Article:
Taxonomy term

algae

Survey says: U.S. lakes getting murkier

study of more than 1,000 lakes across the United States between 2007 and 2012 found that the number of murky green and brown lakes surpassed the number of clear blue lakes.

24 Dec 2018

Algae ate themselves to death and caused a global extinction

Errant asteroids and toxic emissions from volcanic eruptions are the usual suspects in mass extinctions. But during the Ordovician, it was a million-year stretch of cooling ushered in by proliferating algae that triggered a worldwide glaciation and extinction event, according to a new study.

08 Nov 2018

Origins of plant photosynthesis illuminated

Photosynthesis, the process by which plants harness sunlight to make their food, is a defining feature of plants and an important evolutionary development. But when photosynthesis evolved in ancient plant ancestors is not clear. The Precambrian fossil red alga Bangiomorpha pubescens, discovered in the Canadian Arctic in 1990 by University of Cambridge paleobiologist Nicholas Butterfield, displays evidence of traits that suggest it photosynthesized the way plants do, but the exact age of the fossil was also unknown. In a new study, researchers report an age for the alga of about 1.047 billion years, making it the oldest-known direct ancestor of plants.

25 Apr 2018

Ice (Re)Cap: January 2018

From Antarctica to the Arctic; from polar caps, permafrost and glaciers to ocean-rafted sea ice; and from burly bears to cold-loving microbes, fascinating science is found in every nook and crevasse of Earth’s cryosphere, and new findings are announced often. Here are a few of the latest updates.

 
15 Jan 2018

Mysterious Antarctic algae blown in by high winds

When fossils of microscopic marine algae called diatoms were discovered high in the Transantarctic Mountains 30 years ago, the mysterious find set off a heated debate about whether Antarctica had thawed enough at some point within the last few million years for the emergence of algae-rich seas in the middle of the continent, or whether the diatoms were blown far inland by wind. Now, a new study links the two hypotheses: Researchers led by Reed Scherer of Northern Illinois University found that the algae were likely deposited by strong winds after substantial ice-sheet melt led to sea-level rise along eastern Antarctica.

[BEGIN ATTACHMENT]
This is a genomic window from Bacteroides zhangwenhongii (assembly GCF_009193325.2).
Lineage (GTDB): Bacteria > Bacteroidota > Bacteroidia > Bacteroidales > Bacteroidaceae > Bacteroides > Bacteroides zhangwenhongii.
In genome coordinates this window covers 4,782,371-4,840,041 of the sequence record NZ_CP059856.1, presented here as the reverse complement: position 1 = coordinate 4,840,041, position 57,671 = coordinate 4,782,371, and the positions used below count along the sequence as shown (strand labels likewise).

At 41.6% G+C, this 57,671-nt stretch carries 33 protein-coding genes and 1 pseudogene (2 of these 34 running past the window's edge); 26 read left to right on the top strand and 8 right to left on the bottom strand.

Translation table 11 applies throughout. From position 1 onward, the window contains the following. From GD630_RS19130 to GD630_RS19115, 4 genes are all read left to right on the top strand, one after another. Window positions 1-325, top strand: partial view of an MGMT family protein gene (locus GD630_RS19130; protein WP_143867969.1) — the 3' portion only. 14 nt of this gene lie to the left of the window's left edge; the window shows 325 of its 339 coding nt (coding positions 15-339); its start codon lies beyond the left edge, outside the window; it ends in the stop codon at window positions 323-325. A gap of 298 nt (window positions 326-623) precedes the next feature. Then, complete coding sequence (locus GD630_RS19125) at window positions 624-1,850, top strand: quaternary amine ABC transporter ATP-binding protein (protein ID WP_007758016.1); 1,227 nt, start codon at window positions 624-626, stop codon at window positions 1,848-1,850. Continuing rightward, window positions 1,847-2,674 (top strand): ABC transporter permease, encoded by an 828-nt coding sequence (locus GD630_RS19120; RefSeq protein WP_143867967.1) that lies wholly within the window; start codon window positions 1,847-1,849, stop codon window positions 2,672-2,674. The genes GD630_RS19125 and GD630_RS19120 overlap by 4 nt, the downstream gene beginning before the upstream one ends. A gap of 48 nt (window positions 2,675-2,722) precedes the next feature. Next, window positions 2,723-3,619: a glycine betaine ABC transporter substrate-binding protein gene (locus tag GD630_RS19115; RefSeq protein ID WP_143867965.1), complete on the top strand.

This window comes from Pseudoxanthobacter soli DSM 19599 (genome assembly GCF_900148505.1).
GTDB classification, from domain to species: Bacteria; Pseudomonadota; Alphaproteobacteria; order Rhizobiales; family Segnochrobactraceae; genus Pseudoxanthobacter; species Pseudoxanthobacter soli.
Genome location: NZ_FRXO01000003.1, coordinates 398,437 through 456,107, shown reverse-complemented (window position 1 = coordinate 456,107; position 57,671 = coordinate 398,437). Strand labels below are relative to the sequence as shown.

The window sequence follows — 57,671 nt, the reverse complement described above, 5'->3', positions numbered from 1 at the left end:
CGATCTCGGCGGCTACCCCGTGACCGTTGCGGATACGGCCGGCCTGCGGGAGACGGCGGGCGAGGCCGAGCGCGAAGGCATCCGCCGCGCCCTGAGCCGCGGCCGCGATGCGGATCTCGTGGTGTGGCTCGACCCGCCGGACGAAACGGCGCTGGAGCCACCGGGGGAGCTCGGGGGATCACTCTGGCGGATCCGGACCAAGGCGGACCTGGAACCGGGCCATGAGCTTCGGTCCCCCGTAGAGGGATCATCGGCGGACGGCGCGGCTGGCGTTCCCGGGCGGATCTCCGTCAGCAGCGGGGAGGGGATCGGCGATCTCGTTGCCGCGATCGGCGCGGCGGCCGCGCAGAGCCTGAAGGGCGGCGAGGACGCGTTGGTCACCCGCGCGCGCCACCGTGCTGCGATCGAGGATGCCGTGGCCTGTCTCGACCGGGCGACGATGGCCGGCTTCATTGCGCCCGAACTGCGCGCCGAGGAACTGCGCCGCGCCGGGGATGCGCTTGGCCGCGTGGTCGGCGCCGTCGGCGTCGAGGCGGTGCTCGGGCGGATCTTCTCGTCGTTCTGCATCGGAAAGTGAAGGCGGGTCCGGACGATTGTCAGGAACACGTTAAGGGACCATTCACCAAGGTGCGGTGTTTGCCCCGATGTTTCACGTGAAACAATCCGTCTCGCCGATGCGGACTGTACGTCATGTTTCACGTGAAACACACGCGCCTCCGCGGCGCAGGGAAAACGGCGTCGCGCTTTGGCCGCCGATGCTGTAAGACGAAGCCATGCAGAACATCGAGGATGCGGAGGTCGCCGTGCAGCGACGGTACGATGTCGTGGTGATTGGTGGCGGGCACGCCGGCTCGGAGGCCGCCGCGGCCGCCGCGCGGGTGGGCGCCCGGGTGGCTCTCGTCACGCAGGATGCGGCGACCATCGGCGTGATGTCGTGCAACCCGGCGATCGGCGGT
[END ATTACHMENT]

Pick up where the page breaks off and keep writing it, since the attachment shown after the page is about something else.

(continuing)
23 Dec 2016

Ice (Re)Cap: October 2016

From Antarctica to the Arctic; from polar caps, permafrost and glaciers to ocean-rafted sea ice; and from burly bears to cold-loving microbes, fascinating science is found in every nook and crevasse of Earth’s cryosphere, and new findings are announced often. Here are a few of the latest updates.

13 Oct 2016

Warty algae-like sheets survived Snowball Earth events

Between about 730 million and 635 million years ago, during the Cryogenian Period of the Late Proterozoic, Earth is thought to have been almost completely covered in ice twice, events that scientists have termed “Snowball Earth” glaciations. The first global glaciation, the Sturtian, lasted from 730 million to 700 million years ago, and the second, the Marinoan, lasted from 660 million to 635 million years ago. Both glaciations likely put severe limitations on the ability of life — predominately microorganisms — to thrive. 
 
19 Nov 2015

Removing predators increases carbon emissions

Habitat loss, overfishing and invasive species can damage ecosystems, but the loss of predators in particular may have worse consequences than previously thought. In a new study, scientists show that the absence of freshwater predators sharply influences an ecosystem’s carbon dioxide emissions.

12 Jun 2013

Bacteria back from the brink

Thousand- and million-year-old microbes found living in salt crystals:  Could they also exist on other planets?

In 1993, “Jurassic Park” thrilled the world with the idea that dinosaurs could be resurrected from bits of DNA preserved in mosquitoes trapped in ancient amber. In the 18 years since the movie came out, scientists have been finding that parts of this scenario are closer to reality than anyone ever imagined.

07 Mar 2011

Iron fertilization foiled by "shrimp"

The argument over whether ocean iron fertilization is a good way to sequester carbon dioxide may be coming to an end. Last month, a group of researchers seeded 300 square kilometers of the southwestern Atlantic Ocean with six metric tons of dissolved iron. Just as researchers hoped, algae bloomed, doubling in biomass within the first two weeks of the fertilization. But then, an unexpected guest showed up: tiny shrimp-like crustaceans that dined on the algae.

01 Apr 2009

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